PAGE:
And there you have it—you can make sure all of those important emails are flagged and that you get reminders to follow up on emails requiring actions.

Now, what about keeping track of all the stuff you’re asking for?

Are you going to follow up on everything you ask from colleagues or direct reports? What happens when someone else drops the ball? How will you know in a timely manner when to follow up with them and make sure work is running smoothly?

Likely, the messages you send out keep getting shoved down in your sent box. And more often than not, I suspect you don’t even review sent messages because frankly there are only so many hours in a day (and reviewing requests is not likely the best use of your precious time!


To prevent you from keeping out of sight requests top of mind when necessary I want to show you another Outlook trick!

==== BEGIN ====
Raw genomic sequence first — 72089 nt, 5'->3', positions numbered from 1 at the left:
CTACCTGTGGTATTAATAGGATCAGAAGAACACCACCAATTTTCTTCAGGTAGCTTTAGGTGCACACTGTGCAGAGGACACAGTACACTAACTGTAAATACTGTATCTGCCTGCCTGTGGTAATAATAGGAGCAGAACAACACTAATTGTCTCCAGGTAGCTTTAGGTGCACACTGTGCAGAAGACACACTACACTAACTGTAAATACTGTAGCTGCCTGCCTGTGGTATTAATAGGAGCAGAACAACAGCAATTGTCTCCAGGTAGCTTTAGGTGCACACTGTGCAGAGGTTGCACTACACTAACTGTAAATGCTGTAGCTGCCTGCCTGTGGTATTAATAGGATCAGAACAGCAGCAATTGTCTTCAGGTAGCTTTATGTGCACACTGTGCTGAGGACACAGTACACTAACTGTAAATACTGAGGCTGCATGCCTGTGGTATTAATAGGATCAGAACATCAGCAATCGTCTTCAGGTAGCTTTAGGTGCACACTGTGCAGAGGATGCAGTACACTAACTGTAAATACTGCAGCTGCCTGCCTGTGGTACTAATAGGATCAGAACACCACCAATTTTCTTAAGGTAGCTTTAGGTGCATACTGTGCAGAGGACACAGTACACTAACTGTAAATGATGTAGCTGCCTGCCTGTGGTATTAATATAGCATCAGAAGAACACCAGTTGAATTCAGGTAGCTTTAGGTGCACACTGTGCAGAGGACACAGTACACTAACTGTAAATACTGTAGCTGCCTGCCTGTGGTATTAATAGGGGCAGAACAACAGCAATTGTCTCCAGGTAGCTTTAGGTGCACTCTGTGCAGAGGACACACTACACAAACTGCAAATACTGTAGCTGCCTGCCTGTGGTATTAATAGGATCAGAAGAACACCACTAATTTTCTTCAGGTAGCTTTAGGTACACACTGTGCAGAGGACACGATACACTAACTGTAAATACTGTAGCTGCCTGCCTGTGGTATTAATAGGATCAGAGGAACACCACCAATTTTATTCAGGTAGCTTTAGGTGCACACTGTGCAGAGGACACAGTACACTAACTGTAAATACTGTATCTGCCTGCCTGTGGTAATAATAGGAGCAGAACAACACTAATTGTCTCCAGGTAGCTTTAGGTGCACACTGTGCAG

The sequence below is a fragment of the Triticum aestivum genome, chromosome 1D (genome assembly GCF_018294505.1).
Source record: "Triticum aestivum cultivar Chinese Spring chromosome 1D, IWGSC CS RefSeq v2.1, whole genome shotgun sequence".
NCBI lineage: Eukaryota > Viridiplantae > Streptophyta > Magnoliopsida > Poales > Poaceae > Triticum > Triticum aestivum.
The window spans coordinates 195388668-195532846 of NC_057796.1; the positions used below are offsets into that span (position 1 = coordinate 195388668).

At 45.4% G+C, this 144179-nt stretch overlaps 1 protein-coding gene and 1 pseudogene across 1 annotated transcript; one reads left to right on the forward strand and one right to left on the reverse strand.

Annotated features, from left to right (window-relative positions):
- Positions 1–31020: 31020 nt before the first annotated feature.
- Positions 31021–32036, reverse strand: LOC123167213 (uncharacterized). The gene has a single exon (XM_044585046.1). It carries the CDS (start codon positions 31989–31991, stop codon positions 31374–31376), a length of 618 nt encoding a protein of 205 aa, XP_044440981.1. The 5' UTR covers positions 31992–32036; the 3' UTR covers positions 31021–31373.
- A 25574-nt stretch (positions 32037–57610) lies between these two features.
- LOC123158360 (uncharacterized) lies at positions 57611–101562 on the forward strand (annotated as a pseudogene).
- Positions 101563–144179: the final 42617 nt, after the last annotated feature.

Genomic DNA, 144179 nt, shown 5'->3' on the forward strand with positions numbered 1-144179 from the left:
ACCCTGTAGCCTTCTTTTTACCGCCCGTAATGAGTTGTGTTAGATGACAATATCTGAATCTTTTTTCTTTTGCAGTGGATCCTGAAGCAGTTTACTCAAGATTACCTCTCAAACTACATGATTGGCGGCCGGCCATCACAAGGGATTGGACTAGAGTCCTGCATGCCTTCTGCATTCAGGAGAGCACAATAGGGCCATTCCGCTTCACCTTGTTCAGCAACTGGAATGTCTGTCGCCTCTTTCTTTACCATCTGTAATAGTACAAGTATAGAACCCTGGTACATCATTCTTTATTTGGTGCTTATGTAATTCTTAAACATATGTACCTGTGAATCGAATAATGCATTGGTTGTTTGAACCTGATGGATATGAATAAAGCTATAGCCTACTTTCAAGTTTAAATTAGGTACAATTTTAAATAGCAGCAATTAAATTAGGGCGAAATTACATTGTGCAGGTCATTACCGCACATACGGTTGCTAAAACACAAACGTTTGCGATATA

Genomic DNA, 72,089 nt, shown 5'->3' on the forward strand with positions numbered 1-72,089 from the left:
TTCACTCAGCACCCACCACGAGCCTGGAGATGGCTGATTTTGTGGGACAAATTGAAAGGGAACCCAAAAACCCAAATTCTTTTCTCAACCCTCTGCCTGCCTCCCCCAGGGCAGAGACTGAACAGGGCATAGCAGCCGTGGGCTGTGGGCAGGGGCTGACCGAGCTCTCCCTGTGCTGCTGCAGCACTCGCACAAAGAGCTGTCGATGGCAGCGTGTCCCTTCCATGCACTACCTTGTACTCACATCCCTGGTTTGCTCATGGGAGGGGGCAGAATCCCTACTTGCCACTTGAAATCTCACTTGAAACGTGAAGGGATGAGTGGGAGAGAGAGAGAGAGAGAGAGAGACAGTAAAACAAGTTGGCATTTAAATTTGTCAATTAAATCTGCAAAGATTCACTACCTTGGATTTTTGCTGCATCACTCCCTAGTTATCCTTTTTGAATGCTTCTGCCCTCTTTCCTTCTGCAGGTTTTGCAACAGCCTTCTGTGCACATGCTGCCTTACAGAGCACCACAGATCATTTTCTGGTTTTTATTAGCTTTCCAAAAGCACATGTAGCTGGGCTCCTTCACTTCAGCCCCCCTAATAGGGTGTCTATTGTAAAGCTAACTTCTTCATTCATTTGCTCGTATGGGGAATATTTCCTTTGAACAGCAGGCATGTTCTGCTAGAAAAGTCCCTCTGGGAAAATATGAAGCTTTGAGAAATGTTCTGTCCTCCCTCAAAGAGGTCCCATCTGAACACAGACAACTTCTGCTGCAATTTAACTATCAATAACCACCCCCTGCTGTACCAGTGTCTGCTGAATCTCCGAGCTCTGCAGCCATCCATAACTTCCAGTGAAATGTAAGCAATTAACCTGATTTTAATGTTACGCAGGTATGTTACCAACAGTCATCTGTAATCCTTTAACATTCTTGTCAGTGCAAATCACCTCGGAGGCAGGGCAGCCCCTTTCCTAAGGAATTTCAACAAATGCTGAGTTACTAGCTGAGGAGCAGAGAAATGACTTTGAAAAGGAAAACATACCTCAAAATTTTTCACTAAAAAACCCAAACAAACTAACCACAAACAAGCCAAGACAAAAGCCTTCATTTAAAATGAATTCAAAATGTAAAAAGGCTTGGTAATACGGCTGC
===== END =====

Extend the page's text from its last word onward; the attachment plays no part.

When you open up a New Message, your window will look something like this like this:



The trick that I’m going to show you next is going to make it super easy to follow up on messages you send out.

On the new message window that pops up, you’ll see a drop-down called “Follow Up”. This is where you can set up pop up reminders for important requests you have from other people—prompting them to follow up and respond to their email.


The options you have are similar to those in your flagged messages in your inbox:


You will need to click on the “Add Reminder” button to add this reminder as part of your email so that your recipient(s) keep your requests top of mind.

After you clicked the Add Reminder button, you should see this pop up:


Here is where you can set up a custom reminder to your recipient. Let’s say you have a deadline for a response. Maybe you need a report a day before it is due so that you can make any necessary changes. Click on the “Flag for Recipients” check box and select a Flag to “Follow Up” and a reminder set to a specific date and time, to allow them to get back to you with enough time for you to review the report.